Caesarean delivery is common and can cause severe postoperative pain but injection of local anaesthetic at various sites for regional blocks or local anaesthetic infiltration may reduce this. We aimed to compare and rank these sites. We searched PubMed, Google Scholar, EMBASE and CENTRAL to June 2021 for randomised controlled trials and performed a random-effects Bayesian model network meta-analysis. The primary outcome was dose of parenteral morphine equivalents in the first 24 postoperative hours. We used surface under cumulative ranking probabilities to order techniques. We analysed 114 trials (8730 participants). The ordered mean (95% credible interval) reduction in morphine equivalents, from 34 mg with placebo, were as follows: ilio-inguinal 15 (1–32) mg; ilio-inguinal–iliohypogastric 13 (6–19) mg; transversalis fascia 11 (4–26) mg; erector spinae 11 (10–32); transverse abdominis 9 (4–13) mg; wound catheter infusion 8 (2–15) mg; quadratus lumborum 8 (1–15) mg; wound infiltration 8 (2–13) mg; and no intervention −4 (−10 to 2) mg. Ordered efficacies for injection sites were different for other relevant outcomes, including pain (to 4–6 h and to 24 h) and time to rescue analgesia: there was no single preferred route of injection. The ordered mean (95% credible interval) reduction in dynamic pain scores (0–10 scale) at 24 h compared with placebo were as follows: wound infusion 1.2 (0.2–2.1); erector spinae 1.3 (−0.5 to 3.1); quadratus lumborum 1.0 (0.1–1.8); ilio-inguinal–iliohypogastric 0.6 (−0.5 to 1.8); transverse abdominis 0.6 (−0.1 to 1.2); wound infiltration 0.5 (−0.3 to 1.3); transversalis fascia −0.8 (−3.4 to 1.9); ilio-inguinal −0.9 (−3.6 to 1.7); and no intervention −0.8 (−1.8 to 0.2). We categorised our confidence in effect sizes as low or very low.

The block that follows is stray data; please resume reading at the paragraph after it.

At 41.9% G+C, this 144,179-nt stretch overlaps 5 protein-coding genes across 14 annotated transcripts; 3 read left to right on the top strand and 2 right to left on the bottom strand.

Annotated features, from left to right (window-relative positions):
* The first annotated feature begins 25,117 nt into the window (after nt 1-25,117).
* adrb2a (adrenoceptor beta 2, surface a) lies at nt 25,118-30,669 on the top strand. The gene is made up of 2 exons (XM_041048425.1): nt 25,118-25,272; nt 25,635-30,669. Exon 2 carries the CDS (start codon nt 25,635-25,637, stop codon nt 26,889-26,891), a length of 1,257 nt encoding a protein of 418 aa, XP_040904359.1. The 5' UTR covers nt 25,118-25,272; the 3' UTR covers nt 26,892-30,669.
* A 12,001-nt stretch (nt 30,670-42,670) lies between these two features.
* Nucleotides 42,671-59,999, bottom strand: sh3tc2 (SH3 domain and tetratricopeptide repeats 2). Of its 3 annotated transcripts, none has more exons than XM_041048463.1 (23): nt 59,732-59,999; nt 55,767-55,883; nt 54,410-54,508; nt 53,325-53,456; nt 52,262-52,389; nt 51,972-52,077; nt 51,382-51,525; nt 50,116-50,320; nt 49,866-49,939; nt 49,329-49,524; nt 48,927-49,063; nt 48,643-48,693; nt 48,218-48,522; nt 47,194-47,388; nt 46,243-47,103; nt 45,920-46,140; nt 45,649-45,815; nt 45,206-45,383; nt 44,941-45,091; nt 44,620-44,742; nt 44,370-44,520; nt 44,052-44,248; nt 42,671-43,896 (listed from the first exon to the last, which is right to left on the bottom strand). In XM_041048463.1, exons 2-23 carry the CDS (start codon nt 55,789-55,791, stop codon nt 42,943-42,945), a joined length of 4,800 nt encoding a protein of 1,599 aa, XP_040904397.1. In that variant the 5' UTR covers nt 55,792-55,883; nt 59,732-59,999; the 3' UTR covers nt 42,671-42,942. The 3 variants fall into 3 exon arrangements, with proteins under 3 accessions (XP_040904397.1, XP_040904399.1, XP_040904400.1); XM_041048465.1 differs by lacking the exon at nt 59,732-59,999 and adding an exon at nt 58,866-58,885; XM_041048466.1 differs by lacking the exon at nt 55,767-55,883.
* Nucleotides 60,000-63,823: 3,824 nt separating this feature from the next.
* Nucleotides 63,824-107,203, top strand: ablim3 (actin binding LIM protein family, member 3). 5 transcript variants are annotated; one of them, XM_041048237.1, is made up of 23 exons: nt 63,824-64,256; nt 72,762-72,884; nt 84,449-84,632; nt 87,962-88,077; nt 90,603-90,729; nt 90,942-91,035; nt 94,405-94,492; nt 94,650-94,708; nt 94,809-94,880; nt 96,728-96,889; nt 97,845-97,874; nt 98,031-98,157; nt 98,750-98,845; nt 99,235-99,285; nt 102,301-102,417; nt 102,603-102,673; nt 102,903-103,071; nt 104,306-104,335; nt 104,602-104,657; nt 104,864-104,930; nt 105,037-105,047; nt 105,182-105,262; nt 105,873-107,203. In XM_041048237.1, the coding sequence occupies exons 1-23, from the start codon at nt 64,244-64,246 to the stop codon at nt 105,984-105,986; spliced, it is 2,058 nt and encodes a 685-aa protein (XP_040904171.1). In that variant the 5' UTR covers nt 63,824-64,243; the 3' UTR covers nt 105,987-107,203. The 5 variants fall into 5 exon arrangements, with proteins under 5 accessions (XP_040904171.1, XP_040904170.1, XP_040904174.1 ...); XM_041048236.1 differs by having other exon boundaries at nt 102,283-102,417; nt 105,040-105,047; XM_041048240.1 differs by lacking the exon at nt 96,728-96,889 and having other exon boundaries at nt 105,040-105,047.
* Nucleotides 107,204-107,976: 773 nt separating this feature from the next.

- caesarean analgesia
- morphine consumption caesarean delivery
- network meta-analysis
- pain control caesarean
- regional caesarean delivery